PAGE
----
Gratitude: A Woman’s Journey to Self-Discovery and Giving Back | Lifestyle

PACIFIC PALISADES – When you meet Silivi Winthrop, you can’t help but feel there’s something special about her. Winthrop is kind and positive by nature and really cares about those around her. It’s what led her to earn a master’s degree in psychology after her children grew up and why she now takes a holistic approach to helping others. But like most people, her life’s journey hit a few bumps along the way.

The earlier years

Winthrop recalls that her life as a stay-at-home mom was fulfilling but exhausting. “I loved being a stay-at-home mom; I was very busy with everyday things like driving the kids, running errands, and doing laundry.” At that time, her husband traveled a lot for his work. “Sometimes I felt a little overwhelmed and tired.” Looking for a respite from her daily grind, Winthrop made a trip to Sedona, Arizona, for a meditation and mindfulness retreat.

“I left so calm, relaxed and energized. I was less anxious, calmer, a better parent, a better wife.”

Photo courtesy of Silvi Winthrop

Winthrop returned to her home in Pacific Palisades and continued to practice the meditation and mindfulness techniques she learned during the retreat. The former teacher started thinking about the possibility of bringing these exercises to mothers she knew could also use the recharge. “I saw positive changes in myself and I wanted to share that with others,” she explains.

Winthrop earned certification in 2016 to teach mindfulness and breathwork classes. “I started emailing all the moms I knew to keep them up to date on future classes I was going to teach.”

Her first class was an eight-week series. “It was just fantastic. I loved it. It was gratifying to see these moms take something away from it.”

Winthrop built up over the next few years to teach several courses. Among them was a class in gratitude. “It is being thankful for what we have. So often we look at what we don’t have, like “I wish I could have more of this or a bigger house or a better car.” But what about looking at everything we do have, such as clothing, shelter and health? We often assume that we have the necessities we need to live.”

Then, in 2020, COVID hit. “I had to shut down everything except the free online meditation courses I was teaching.”

Like many of us, the changes she had to make for COVID also forced Winthrop to rethink what she was doing. When she was still personally teaching clients, they often opened up and shared their challenges and life stories, which always left her wanting to do more. “I’ve always wished I had a few more tools to help them out.”

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Then Winthrop decided to go back to school. “At first I thought, I can’t go back to school after 25 years! I was really scared. Then my sons asked me, ‘Mom, what is your purpose? What is your purpose in life? What do you want to do?’ And I said, “Well, I like working with people. I like helping people. I like teaching people.” So they said, “There you go, you got your answer. You need to get your master’s degree in clinical psychology.”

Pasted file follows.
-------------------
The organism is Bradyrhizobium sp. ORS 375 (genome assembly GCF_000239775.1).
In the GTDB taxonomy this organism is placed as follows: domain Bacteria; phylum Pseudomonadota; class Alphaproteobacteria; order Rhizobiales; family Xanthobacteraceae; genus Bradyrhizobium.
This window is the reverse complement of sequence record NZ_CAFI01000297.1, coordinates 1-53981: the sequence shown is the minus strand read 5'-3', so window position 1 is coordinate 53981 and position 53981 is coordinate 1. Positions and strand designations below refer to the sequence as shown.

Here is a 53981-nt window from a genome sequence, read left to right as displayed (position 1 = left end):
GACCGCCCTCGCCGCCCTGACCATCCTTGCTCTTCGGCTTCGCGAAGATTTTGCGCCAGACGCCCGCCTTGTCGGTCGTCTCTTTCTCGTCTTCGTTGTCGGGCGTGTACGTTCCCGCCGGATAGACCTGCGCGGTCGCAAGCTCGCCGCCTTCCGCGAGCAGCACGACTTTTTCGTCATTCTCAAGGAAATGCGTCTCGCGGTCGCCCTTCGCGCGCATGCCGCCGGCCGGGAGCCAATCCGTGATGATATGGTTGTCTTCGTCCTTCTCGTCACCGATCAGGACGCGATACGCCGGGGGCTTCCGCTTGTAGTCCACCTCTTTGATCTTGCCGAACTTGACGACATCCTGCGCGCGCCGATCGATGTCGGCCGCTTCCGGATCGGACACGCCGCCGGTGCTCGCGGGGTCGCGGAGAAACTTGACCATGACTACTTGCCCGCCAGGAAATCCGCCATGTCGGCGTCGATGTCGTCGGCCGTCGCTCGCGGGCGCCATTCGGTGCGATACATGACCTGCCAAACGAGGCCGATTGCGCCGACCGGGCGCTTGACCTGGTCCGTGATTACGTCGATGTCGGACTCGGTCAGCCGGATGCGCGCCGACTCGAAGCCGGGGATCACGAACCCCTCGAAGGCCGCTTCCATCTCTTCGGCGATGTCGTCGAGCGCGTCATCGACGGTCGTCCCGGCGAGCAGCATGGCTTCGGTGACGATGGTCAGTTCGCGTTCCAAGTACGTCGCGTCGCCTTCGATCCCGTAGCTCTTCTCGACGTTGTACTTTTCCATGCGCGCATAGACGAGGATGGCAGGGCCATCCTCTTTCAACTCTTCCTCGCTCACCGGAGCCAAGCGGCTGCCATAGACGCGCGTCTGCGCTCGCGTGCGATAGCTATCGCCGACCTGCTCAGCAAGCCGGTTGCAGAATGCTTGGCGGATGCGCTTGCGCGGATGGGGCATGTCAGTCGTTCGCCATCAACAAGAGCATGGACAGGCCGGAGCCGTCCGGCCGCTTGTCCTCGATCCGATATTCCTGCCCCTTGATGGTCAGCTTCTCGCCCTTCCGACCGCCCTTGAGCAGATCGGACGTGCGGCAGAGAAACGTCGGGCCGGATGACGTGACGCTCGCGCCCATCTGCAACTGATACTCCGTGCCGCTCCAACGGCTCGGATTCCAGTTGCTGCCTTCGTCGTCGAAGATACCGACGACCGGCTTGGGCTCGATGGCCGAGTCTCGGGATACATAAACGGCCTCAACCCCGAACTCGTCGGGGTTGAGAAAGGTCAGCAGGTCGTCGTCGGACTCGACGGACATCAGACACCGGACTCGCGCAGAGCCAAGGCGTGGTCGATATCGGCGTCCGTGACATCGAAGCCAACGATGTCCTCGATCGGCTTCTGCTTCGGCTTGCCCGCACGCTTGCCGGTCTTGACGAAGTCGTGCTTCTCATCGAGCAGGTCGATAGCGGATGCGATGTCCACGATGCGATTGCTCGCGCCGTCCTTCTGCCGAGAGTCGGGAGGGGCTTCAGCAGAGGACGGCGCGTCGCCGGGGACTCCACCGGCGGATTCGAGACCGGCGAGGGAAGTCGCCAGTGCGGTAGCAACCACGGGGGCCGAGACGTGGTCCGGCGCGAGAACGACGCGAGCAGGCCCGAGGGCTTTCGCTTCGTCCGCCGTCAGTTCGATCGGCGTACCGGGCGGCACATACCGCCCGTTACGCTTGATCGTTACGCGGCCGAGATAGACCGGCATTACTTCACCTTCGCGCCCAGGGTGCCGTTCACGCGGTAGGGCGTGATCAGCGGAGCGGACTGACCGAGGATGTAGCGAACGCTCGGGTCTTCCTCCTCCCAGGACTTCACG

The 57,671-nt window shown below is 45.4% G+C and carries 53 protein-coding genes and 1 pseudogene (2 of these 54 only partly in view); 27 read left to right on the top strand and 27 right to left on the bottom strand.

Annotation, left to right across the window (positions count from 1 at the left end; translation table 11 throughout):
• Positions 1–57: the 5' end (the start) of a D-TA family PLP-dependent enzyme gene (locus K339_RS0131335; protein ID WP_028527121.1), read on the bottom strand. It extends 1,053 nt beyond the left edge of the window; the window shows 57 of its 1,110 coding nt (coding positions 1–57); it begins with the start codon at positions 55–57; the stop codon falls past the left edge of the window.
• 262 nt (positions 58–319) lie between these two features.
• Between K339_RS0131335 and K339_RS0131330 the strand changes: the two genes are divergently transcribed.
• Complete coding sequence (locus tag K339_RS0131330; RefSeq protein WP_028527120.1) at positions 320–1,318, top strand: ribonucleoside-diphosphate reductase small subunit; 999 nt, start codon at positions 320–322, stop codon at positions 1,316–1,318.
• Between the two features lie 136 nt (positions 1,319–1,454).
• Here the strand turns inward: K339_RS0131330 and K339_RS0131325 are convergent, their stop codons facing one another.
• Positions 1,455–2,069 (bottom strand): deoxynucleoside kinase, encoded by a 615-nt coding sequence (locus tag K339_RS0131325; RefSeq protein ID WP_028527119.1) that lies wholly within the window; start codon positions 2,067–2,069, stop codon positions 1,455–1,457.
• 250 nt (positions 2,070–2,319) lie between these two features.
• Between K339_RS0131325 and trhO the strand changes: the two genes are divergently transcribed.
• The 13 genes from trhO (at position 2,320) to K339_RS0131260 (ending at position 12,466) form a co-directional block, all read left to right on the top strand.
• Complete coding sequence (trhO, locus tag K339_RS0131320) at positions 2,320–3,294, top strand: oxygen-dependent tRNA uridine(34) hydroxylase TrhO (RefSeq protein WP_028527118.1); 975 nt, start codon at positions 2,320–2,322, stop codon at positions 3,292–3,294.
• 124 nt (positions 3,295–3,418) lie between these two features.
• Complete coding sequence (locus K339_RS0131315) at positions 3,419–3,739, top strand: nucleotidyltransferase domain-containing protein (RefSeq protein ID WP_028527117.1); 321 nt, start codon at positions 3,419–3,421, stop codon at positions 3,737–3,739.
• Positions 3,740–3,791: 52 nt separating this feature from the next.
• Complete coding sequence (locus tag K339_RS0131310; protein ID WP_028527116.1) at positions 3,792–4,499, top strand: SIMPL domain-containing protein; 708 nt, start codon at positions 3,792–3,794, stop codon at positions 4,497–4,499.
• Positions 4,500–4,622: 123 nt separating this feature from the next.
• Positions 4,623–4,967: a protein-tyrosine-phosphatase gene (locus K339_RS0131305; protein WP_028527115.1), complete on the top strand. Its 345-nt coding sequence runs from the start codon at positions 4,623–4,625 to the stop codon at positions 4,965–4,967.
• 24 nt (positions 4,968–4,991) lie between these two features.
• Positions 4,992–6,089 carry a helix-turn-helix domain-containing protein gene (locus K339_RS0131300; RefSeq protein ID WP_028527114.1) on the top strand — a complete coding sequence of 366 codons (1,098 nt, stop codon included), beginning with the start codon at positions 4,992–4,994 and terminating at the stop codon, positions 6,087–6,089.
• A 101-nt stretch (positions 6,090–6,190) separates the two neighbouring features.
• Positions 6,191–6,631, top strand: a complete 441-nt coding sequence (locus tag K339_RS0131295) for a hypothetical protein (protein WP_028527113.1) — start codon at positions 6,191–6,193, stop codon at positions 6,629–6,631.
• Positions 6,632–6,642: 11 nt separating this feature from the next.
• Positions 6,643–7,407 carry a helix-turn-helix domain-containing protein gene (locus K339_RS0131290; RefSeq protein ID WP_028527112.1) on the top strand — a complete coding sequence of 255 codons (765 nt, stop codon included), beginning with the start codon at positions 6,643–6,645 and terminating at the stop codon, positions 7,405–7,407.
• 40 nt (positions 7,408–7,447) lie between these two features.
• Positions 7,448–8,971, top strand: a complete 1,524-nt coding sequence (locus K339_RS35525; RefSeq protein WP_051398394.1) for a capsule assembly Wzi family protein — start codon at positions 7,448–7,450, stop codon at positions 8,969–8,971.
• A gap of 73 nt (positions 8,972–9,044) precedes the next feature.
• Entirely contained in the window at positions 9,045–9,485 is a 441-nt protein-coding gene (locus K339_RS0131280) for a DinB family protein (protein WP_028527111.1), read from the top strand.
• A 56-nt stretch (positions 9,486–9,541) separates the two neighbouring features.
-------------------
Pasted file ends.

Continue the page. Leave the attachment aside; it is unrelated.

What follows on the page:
Winthrop applied to the Master of Psychology program at Pepperdine University in Malibu and was accepted.

“I worked so hard because I wanted to do well. I wanted to succeed. The topic was so interesting – I loved it – so I dove into the work.”

Winthrop took classes with Pepperdine for two years, and the second year he worked in a residential treatment program. “That was excellent training for addiction trauma, because underneath an addiction is a trauma, and addiction is just a way of coping with the trauma.”

That made Winthrop realize that mindfulness and meditation can be a good addition to the treatment of addictions. “It’s an incredible tool. It’s all about thoughts, emotions and feelings and how they turn into behaviors and actions. I knew it worked, so I started adding the exercise to our facilitated group sessions.”

Winthrop then decided she was ready to start her own practice, Silvi Winthrop Counseling.

Winthrop says she wholeheartedly believes that connecting in a safe place is the first step to healing. “As your counselor, she will be there to accept you as you are in a welcoming, non-judgmental way.”

Winthrop says she is grateful for the ability to give to others and for the support she received along the way. As for people thinking about their next steps, Winthrop says to follow your heart and believe in yourself. “I believe that everyone is capable of growth and change. Wherever you are in life or on your path to healing.”

Practice mindfulness during the holidays

“Choose a time to go for a short walk,” says Winthrop. “Let’s say five minutes, and then as you walk, choose something to focus on — flowers or trees, for example — and when your mind turns to fear or your to-do list or what you should be doing and judgment, bring your attention back to that flower or that tree so that you are in that present moment.”

Particularly during the holiday season, Winthrop says people need to breathe deeply to supply the body with oxygen, which calms the nervous system. “Pay attention to your breathing, even for five minutes. It helps calm your nervous system.”

Winthrop says that while homes are filled with families and friends during the holidays, setting boundaries is essential. “You don’t have to say yes to everything. You don’t have to please everyone all the time. Be true to yourself. What is your intuition or gut telling you? Listen to that.”

For those spending the holidays alone, Winthrop recommends getting outside and connecting with nature and/or giving back to the community. “Giving back can be such a wonderful experience for both those who give and those who receive.”

Gratitude: A Woman’s Journey to Self-Discovery and Giving Back | Lifestyle

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